Science / Health

Amplicon Sequencing: Analyzing Genetic Variation in a Specific Genomic Variation

WGS (whole genome sequencing) is a very powerful tool that researchers use to determine drug resistance and genetic basis of insecticides. However, the tool can be very excessive, especially for researchers who don’t know the locations of specific mutations. This is where amplicon sequencing comes in.

What is Amplicon Sequencing?

It’s a highly targeted technique, which helps researchers analyze genetic changes in a specific genomic region. Amplicons (PCR products’ ultra-deep sequencing) uses probes of oligonucleotides to capture and target all the regions of interest, often followed by NGS (next-generation sequencing). It is helpful for discovering rare somatic mutations, especially in a complex sample, like tumors that are combined with germline DNA. Usually, it involves the following steps:

  • Sample preparation – This step involves extracting DNA from samples and quantifying DNA.
  • Library construction – This is a two-step approach that constructs libraries of amplicon sequencing. In the first step, oligonucleotide probes that are specially made help to amplify every targeted region of prepared genomic DNA and then attach barcode to amplicons. The second step attach sequencing adapters.
  • Sequencing – Researchers use illumina HiSeq/MiSeq systems as well as other platforms of NGS to sequence amplicons. MiSeq generates more reads than HiSeq, but takes shorter time.
  • Analysis of data – Researchers must assess quality of sequenced data. This step often helps to determine, which reads to remove, trim, filter, and maintain. Usually, clean and high-quality data is necessary for post-analysis.


The technique give projects the flexibility of targeting genetic disease, cancer, and studies of population genetics. It also helps to discover germine and somatic variants. For this reason, researchers apply the method in various industries, like environmental field, agriculture, and medical field. In environment field, it helps to assess and improve environments before making improvements. In agriculture, it explores interaction between plants/livestock and microorganisms. And in medical field, it discovers how human diseases/health, genes, and microbes relate.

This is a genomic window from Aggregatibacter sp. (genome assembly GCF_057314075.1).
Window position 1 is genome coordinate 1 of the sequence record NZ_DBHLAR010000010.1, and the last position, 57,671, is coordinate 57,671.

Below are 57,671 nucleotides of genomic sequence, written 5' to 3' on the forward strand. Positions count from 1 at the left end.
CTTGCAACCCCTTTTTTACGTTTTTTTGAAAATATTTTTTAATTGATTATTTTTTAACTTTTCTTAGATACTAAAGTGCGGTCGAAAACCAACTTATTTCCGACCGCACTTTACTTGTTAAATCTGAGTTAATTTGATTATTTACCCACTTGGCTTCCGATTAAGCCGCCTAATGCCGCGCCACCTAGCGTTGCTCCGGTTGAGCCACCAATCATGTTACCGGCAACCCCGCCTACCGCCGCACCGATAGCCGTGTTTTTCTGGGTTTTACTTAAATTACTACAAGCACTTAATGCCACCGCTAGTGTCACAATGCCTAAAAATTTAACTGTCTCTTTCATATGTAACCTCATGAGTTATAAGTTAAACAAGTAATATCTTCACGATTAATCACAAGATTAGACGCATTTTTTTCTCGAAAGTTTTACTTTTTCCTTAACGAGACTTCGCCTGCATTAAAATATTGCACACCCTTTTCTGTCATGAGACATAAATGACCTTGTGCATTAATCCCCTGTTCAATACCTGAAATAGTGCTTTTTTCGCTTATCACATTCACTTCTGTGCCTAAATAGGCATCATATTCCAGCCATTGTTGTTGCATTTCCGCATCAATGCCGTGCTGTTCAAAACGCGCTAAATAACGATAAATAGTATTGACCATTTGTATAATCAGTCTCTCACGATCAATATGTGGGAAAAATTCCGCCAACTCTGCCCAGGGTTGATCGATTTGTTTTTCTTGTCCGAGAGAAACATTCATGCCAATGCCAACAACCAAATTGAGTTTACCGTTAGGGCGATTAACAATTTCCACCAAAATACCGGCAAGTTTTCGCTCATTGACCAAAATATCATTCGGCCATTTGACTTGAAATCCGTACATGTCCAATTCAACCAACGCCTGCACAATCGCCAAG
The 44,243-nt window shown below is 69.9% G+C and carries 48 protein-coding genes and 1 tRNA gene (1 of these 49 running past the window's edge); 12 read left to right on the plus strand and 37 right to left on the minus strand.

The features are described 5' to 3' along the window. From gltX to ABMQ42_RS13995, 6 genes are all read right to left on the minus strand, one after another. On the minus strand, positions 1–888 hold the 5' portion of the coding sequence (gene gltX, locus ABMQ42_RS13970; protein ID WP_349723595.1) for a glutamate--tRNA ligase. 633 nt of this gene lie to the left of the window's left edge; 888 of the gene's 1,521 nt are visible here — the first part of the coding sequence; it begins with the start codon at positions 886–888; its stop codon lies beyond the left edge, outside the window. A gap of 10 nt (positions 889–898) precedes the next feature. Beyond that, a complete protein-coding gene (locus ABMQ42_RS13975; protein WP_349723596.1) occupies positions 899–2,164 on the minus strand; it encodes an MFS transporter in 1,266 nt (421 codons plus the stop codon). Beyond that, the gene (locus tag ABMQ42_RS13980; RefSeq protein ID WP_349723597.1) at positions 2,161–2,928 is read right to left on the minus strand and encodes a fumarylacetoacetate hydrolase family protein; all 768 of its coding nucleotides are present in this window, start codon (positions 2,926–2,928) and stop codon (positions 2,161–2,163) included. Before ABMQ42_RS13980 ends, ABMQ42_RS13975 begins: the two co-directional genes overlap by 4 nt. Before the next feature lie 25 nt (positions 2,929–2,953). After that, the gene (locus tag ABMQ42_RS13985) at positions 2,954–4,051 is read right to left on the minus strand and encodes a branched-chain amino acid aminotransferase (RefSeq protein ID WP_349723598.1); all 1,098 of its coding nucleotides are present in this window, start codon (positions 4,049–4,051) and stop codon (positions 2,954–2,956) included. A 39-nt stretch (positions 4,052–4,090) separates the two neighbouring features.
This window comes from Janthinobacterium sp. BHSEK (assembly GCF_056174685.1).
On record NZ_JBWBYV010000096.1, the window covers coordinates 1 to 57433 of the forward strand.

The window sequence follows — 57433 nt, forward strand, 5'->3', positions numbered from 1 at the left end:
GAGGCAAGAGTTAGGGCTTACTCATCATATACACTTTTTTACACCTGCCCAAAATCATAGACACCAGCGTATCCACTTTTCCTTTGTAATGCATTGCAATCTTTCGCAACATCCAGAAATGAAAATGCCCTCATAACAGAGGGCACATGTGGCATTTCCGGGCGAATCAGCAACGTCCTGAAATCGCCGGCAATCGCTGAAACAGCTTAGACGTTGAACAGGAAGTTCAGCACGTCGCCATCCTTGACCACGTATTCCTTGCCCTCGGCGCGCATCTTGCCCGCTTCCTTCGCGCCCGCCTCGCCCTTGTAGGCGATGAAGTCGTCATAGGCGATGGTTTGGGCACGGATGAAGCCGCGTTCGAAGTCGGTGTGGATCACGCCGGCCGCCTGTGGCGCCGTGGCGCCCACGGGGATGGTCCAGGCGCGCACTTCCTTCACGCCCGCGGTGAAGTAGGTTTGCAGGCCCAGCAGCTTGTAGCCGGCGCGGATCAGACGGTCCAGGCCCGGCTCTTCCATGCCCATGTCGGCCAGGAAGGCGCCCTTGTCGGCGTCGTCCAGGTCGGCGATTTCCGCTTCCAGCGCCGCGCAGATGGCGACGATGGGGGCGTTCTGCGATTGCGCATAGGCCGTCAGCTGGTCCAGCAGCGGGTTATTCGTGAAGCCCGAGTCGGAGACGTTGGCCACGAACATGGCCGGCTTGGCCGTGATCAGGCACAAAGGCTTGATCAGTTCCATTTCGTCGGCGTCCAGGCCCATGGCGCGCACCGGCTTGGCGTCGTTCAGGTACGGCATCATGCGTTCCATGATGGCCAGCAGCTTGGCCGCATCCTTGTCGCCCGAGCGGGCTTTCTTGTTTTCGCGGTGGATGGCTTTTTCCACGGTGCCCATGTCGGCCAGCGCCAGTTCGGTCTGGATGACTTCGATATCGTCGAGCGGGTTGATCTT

Targeted Sequencing vs. Amplicon Sequencing

Both sequencing helps to selectively sequence very specific genome regions, instead of the entire genome. But their key differences lies in how researchers amplify and select regions of interest. Targeted sequencing often amplifies fragments via hybridization capture as well as uses baits/probes that complementary target regions to enrich specific regions, like exons and genes. On the other hand, amplicon sequencing amplifies fragments of DNA through PCR. Normally, PCR primers, which are designed to anneal very specific sequences, helps to define target regions. Compared to targeted sequencing, amplicon sequencing is more cost-effective because it involves capture reagents.

Additional Benefits

Amplicon sequencing has many benefits that makes the method a perfect option for research. First, it minimizes the turnaround time when compared to methods, such as WGS. Second, it efficiently facilitates screening and discovery of germline variants with more targeted approach. Last but not least, amplicon sequencing also supports multiplexing of more than 200 amplicons in just one reaction.

In a nutshell, amplicon sequencing remains the most cost-effective option that microbe researchers use to investigate samples’ microbial compositions. In addition, for samples that are plagued by various issues, like low yield of DNA, the method helps to generate data necessary for differentiating cost-effective rates and analyzing microbiome.

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